The Master Control Date by Jaeger-LeCoultre is one of the most well-recognised sector dials in the modern watch. The blued syringe hands add another dash of vintage to the dial, and nicely complement the blue highlights along the minute track. It’s a classy watch at 39mm, from a brand that was there in the golden days of the sector dial in the ’30s and ’40s. I should also add, it’s a great implementation of a date wheel in a sector dial, which is a tripping point for some brands. The watch has now been discontinued, and can be found on the secondary market for right around A$10,000.
Habring² x Monochrome Montre de Souscription 1
Reviving the almost outdated idea of a subscription watch, watch media colleagues Monochrome partnered with Habring² to create a limited run of their monopusher Chrono Felix. My love for the Austrian outfit and their simplistic, but perfectionist, approach to watchmaking is no secret, and the salmon sector dial of the MdS1 is some of Habring²’s finest work, also being used for a piece unique split-seconds Doppel 38, sold for CHF 31,750 at auction with all proceeds going to charity.
Omega CK 859
The CK 859 is yet another look into the back catalogue by a Swatch Group brand, this time from Omega peering all the way back to 1939 for a subtle facelift of the vintage model. The no-date dial is complex, but so damn charming, courtesy of the blued plume hands and open 9 numeral. The steel case is 39mm as opposed to 37mm of the original, though the most significant change is in the movement – the 21st century CK 859 is powered by a Co-Axial, METAS-certified 8926 calibre with 72 hours of power reserve. It’s another discontinued modern piece, originally retailing for US$6,500, hovering around the A$10,000 mark on the secondary market.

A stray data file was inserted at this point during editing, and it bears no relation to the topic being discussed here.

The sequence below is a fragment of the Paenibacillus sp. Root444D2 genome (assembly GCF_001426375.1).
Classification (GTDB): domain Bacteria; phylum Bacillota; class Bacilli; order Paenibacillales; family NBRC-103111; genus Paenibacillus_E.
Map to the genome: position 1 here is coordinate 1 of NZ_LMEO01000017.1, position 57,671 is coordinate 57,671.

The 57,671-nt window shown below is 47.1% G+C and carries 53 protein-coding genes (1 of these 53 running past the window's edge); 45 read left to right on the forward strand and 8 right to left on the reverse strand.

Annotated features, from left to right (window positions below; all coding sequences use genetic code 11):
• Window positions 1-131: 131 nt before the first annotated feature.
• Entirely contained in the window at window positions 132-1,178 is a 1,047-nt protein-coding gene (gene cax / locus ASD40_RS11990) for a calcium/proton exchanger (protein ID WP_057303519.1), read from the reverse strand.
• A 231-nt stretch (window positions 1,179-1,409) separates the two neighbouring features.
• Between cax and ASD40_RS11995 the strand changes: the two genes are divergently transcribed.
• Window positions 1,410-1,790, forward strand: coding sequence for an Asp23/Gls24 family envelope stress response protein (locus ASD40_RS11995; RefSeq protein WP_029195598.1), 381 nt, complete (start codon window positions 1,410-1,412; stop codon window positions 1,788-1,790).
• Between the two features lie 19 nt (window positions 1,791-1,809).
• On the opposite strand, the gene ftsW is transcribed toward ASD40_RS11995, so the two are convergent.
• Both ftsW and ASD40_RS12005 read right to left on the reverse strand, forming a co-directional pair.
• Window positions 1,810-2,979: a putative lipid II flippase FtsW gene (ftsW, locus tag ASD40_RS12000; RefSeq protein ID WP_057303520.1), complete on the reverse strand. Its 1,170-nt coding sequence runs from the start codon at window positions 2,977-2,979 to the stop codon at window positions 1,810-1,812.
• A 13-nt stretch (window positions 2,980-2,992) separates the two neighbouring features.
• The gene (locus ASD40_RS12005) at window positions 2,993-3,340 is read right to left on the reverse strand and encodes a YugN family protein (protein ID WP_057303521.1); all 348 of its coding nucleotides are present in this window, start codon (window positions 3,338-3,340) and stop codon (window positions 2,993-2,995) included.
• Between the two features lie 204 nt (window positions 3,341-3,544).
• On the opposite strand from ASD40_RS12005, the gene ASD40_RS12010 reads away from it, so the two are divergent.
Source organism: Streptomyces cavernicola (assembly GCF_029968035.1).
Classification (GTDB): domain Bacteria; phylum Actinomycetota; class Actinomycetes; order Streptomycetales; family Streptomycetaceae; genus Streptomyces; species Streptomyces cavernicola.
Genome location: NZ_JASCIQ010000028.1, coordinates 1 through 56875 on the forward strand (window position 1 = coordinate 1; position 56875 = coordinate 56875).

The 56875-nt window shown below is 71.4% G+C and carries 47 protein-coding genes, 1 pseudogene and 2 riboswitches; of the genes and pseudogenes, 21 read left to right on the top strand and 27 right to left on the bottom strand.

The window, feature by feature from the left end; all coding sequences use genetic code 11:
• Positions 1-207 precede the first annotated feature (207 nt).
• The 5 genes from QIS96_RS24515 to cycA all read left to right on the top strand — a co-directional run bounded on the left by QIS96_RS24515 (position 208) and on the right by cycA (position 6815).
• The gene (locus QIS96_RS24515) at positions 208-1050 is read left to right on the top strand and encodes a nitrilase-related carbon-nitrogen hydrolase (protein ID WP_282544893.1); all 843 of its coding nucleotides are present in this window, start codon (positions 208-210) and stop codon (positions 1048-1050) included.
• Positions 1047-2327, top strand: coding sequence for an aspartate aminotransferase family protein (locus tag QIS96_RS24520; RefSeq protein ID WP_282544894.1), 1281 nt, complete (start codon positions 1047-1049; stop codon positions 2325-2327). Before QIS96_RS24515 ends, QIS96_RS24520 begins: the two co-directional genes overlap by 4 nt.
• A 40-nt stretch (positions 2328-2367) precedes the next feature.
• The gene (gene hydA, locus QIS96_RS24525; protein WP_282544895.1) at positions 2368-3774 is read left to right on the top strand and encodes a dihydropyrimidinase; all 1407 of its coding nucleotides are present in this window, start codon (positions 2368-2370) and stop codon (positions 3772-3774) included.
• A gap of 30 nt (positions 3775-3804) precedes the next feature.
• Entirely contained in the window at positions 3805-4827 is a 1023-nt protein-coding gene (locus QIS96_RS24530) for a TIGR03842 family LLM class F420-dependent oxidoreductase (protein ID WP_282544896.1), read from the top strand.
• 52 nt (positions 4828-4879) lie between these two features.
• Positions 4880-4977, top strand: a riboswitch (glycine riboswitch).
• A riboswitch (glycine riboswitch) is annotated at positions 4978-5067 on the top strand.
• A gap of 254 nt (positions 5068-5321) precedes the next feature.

Laurent Ferrier Square Micro-Rotor Retro
In 2015, Laurent Ferrier created a buzz with their entry to Only Watch when they offered a stunning stepped cushion-shaped case watch oozing with vintage charm, thanks in part to a sector dial. While that was a piece unique, the Square Micro-Rotor Retro offers a different take on a sector dial, with oversized, stylised numerals and a re-worked cushion case. As is customary with any Laurent Ferrier, the finishing is absolutely top-notch.
Patek Philippe Calatrava 96
This wouldn’t be a complete list of mid-century inspired dress watches if it didn’t include Patek Philippe, though it may not be the Patek Philippe you immediately think of. The Calatrava 5296G is a fantastic example of a sector dial, but marred by the 3 o’clock date wheel. For me, the ideal sector dial, and just about the nicest Calatrava you’ve ever seen is this steel ref. 96 from 1936. Powered by a manually wound calibre, it comes in at a teeny tiny 31mm, but I wouldn’t get too distracted by the small size as it packs an absolute value punch. Sold at Bonhams in 2019, the Calatrava 96 counts just about 95 steel examples, of which only a third feature sector dials. So, to summarise – an extremely rare steel Patek Philippe with an even rarer dial – all for less than A$30,000. Anyone looking for a kidney or two?
Atelier de Chronométrie AdC22
Hailing from the Spanish city of Barcelona, Atelier de Chronométrie is a small team of watchmakers who are working hard to revive a “romantic understanding of haute horlogerie”. Every watch they produce is a unique proposition, with design that is influenced by Art Deco since their very first release – the AdC1. Among their latest offering is the AdC22, powered by the in-house M284 calibre built with the help of Luca Soprana, the watchmaker responsible for the Jacob & Co. Astronomia. Price: €60,000 (stainless steel), €65,000 (18k gold)